2 modern medicine fails medical marijuana could solve

Chronic insomnia is the worst. I know because I’ve dealt with it on and off for the past 10 years.

When I’m going through a serious spell of sleeplessness, I’ll spend hours scouring the internet in search of something that will help me get a little sleep. Maybe you’ve done the same.

But when my insomnia is at its height, nothing seems to help.

Melatonin only works when my insomnia is mild. Prescription sleeping pills make me feel weird and come with too many side effects. Herbs like valerian and hops make me feel relaxed, but not relaxed enough to fall asleep. Tips like staying away from screens at night may help in the long term, but do they help me get any shut eye tonight? Heck no.

So what’s a desperate insomniac to do?

Well, if you live in a state where marijuana is legal, you could head to your local dispensary.

I know, I know… marijuana is still controversial. Not everyone’s open to it. But if you’re only getting a few hours of restless sleep a night due to insomnia, it might be something to consider. (Full disclosure… I tried it myself when my insomnia was at its worst, and it was a life saver.)

Research shows that marijuana can be incredibly effective for people with insomnia. It also shows that marijuana is helpful for a condition that often accompanies insomnia — chronic pain.

If you have chronic pain and insomnia, I give you a lot of credit. Insomnia is bad enough on its own. I can only imagine how frustrating it is to be up all night in serious pain.

Right now, all your doctor has to offer you for both of these health problems are sleeping pills or painkillers. Both of these come with serious side effects, including a high risk for addiction.

I know marijuana has side effects too. But I firmly believe (as do many researchers) that it’s far safer than the prescription alternatives. So listen up for a second while I tell you what medical marijuana could do for your sleep and pain problems…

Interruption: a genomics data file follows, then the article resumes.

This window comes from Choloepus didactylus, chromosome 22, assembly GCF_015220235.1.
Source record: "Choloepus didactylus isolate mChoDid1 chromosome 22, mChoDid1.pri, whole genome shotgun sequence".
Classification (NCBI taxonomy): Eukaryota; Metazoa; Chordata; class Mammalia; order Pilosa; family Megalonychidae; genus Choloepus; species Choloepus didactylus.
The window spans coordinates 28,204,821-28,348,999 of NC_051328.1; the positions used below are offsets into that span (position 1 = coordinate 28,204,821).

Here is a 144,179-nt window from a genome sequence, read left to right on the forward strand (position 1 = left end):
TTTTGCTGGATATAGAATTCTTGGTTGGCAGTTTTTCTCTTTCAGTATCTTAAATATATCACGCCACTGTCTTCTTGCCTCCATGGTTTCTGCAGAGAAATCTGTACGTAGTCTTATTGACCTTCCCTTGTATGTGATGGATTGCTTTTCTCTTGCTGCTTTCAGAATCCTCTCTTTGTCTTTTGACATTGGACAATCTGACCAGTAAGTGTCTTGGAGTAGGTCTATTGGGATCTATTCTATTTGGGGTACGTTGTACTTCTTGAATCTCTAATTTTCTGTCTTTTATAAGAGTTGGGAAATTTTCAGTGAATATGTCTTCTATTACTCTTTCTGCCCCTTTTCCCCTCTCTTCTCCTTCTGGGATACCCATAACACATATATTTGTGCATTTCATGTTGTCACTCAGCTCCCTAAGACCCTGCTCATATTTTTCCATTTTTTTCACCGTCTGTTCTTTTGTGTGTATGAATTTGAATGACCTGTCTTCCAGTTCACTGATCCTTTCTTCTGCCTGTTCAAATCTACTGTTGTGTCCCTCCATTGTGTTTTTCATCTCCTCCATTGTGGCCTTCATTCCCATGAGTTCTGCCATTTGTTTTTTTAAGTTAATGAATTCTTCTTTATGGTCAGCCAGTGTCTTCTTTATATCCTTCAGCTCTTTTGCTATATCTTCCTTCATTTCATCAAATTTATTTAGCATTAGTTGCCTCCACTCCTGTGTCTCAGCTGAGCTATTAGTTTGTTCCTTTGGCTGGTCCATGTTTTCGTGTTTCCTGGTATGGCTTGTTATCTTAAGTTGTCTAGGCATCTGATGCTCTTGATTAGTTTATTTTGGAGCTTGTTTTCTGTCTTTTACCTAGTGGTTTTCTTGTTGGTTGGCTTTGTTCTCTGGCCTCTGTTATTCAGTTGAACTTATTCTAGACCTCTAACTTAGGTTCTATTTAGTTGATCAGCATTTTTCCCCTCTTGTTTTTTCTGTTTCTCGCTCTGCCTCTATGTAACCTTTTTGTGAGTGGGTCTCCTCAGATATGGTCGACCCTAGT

The power of marijuana for pain and sleep

A recent review of the medical research on marijuana published in the European Journal of Internal Medicine looked at two studies on marijuana’s effectiveness for issues like pain and insomnia.

The first study came from Israeli researchers. It included 2,970 people with cancer. These people had trouble with pain and insomnia due to cancer and its treatment. They tried marijuana, and it was super effective. It improved pain and sleep problems in 95.9 percent of people who tried it.

Another study conducted by the same group of researchers found that marijuana was safe and effective for elderly people who had pain and insomnia. These researchers also mentioned that marijuana could help lower the amount of prescription drugs older people take, including those oh-so dangerous and addictive opioids. You might be surprised to learn that a growing number of people at risk of addiction are seniors.

So does that mean you should try marijuana for your sleep and pain problems?

Well, that depends on a few factors, including how much scientific evidence you need to feel safe. Don’t get me wrong, there’s been a flood of studies on marijuana’s medicinal potential since 2012 or so. But not much before that. And many of these studies don’t take place in the U.S.


Because the federal government still classifies marijuana as a Schedule I substance. That means the feds refuse to admit that it has medical potential, even if many studies — and people’s experiences — show otherwise. But here’s how I see it…